So, McMaster is out as national security adviser, and John Bolton is in—which means that this is the third national security chief in 14 months at the Trump White House.
This is a man who has argued for attacking North Korea, disparaged diplomatic efforts, and called for bombing Iran. He is a hard-power unilateralist, who sees no problem too large for US military firepower. Bolton has routinely promoted shoot-from-the-hip, military solutions over diplomacy and arms control, writing OpEds titled “To stop Iran, bomb Iran.”
Fittingly, the majority response to his appointment can be seen in headlines as well: The editorial on the front page of today’s New York Times is titled “Yes, John Bolton really is that dangerous, ” the Washington Post went with “Reaction to Bolton: Stunned, worried, horrified—The return of John Bolton, a hawk on North Korea and Iran, sparks concerns.” And New York magazine titled its story “Team Bolton: John never promised Trump he wouldn’t start any wars.”
The Diplomat, meanwhile, reserved its fire for the subheading: “John Bolton could unleash and enable Trump’s worst instincts on foreign policy.”
And once the reader got past the headlines and subheads, the meat in the stories was just as stark. The Times piece noted that “There are few people more likely than Mr. Bolton is to lead the country into war. His selection is a decision that is as alarming as any Mr. Trump has made so far.” And the Post wrote that the behind-the-scenes response was similar: “…numerous foreign policy gurus outside government and staffers on the Hill usually brimming with opinions were strangely muted, as if they cannot quite believe what has happened. One staffer wisecracked, “ ‘I am rocking back and forth in a corner for now.’ ” The BBC said “Mr. Bolton is a hawk’s hawk. Now that hawk has a perch in the Oval Office.”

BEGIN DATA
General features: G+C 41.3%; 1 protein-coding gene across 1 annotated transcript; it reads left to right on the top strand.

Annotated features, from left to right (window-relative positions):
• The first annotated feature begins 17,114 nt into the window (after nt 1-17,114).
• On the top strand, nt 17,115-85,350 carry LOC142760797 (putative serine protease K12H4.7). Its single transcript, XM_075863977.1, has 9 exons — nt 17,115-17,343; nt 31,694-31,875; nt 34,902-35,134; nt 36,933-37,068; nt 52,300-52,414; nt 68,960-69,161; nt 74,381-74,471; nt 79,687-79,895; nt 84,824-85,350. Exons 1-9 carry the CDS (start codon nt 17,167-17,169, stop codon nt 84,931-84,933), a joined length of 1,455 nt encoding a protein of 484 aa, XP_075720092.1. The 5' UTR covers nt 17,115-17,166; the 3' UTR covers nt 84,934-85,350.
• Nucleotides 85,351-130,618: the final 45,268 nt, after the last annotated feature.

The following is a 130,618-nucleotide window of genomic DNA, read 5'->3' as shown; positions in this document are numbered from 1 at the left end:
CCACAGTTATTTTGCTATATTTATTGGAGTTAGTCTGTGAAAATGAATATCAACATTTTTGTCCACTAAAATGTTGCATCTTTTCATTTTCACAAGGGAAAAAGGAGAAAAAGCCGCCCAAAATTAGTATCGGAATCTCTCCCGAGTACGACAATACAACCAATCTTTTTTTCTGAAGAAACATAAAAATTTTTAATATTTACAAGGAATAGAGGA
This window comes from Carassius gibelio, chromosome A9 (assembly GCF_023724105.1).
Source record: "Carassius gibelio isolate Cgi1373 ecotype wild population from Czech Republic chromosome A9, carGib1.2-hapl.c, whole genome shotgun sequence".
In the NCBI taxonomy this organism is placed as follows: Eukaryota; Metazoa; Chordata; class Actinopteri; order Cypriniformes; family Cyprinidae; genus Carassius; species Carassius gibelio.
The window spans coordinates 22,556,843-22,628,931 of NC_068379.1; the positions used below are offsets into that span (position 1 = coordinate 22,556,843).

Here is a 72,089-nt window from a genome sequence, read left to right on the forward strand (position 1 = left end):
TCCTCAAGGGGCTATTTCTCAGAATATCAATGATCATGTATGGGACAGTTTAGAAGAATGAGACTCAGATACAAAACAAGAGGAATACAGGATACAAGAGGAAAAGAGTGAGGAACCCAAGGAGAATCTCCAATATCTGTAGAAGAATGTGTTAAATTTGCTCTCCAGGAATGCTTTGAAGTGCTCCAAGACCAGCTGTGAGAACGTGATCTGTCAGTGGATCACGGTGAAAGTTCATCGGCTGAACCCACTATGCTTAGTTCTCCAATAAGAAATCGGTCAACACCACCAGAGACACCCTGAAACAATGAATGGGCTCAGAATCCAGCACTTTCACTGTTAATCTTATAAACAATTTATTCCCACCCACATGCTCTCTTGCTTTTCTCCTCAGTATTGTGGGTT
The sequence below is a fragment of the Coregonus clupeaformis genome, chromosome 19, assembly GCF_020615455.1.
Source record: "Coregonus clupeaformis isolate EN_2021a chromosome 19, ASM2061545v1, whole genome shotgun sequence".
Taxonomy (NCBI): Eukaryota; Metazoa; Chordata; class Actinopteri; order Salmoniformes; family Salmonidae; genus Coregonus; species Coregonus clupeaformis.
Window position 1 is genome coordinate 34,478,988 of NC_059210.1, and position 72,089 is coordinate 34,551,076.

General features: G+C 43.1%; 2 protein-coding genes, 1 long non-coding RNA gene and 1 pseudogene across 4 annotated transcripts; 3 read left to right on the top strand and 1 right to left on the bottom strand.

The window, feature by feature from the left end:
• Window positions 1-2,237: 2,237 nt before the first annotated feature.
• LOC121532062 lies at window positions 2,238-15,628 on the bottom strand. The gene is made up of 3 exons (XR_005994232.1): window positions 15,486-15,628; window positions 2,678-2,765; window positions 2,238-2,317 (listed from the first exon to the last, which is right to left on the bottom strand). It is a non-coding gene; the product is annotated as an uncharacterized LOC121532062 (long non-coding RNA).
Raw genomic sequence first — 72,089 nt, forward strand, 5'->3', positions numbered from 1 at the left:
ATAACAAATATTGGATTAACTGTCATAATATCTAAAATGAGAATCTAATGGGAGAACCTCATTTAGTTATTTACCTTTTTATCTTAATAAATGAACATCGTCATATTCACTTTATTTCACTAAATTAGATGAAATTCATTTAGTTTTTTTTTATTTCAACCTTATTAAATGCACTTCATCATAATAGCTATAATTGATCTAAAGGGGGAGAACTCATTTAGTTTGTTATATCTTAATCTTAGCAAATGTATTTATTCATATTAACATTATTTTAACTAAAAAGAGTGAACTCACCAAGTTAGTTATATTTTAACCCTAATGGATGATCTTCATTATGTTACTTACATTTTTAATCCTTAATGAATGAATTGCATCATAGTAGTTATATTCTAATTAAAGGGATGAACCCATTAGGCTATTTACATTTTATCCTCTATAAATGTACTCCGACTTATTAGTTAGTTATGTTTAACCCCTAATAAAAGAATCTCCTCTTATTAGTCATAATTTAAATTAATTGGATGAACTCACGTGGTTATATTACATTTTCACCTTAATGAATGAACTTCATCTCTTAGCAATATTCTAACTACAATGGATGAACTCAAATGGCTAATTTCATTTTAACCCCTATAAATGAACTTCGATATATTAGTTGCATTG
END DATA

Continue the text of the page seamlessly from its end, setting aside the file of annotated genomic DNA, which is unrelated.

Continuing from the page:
And The Diplomat noted that the timing is odd, coming as it does two weeks after Trump accepted an invitation from Kim Jon-un for a historic US-North Korea summit. “If the administration wants to show that it is interested in a good faith effort toward diplomacy, bringing John Bolton into the policymaking arena is not the way to do so.”
Meanwhile, among certain key constituencies, the reaction was predictably pro-Trump. The conservative “mainstream”—Fox News (where Bolton has been a regular contributor since 2007) and the National Review—covered the appointment straight, as if it were a run-of-the-mill, routine appointment.
And Breitbart—which, remember, was founded by former Trump staffer Stephen Bannon—had a snarky, albeit memorable, headline: “Liberals panic over John Bolton appointment as national security adviser.”
(Readers may also be interested in reading an in-depth, 8-page, 2005 profile of Bolton that appeared in the Bulletin, written by David Bosco of Foreign Policy magazine, titled “The world according to Bolton.” The article is free to access. )